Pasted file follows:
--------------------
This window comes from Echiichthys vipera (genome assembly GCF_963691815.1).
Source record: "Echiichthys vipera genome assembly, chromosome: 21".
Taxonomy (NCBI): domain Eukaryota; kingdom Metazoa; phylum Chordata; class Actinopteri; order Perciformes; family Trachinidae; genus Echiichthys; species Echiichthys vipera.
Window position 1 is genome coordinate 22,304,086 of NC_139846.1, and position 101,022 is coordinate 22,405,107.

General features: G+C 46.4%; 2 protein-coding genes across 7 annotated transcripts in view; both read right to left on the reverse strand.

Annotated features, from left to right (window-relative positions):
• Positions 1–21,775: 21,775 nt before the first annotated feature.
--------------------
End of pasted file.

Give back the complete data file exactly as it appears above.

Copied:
This window comes from Echiichthys vipera (genome assembly GCF_963691815.1).
Source record: "Echiichthys vipera genome assembly, chromosome: 21".
Taxonomy (NCBI): domain Eukaryota; kingdom Metazoa; phylum Chordata; class Actinopteri; order Perciformes; family Trachinidae; genus Echiichthys; species Echiichthys vipera.
Window position 1 is genome coordinate 22,304,086 of NC_139846.1, and position 101,022 is coordinate 22,405,107.

General features: G+C 46.4%; 2 protein-coding genes across 7 annotated transcripts in view; both read right to left on the reverse strand.

Annotated features, from left to right (window-relative positions):
• Positions 1–21,775: 21,775 nt before the first annotated feature.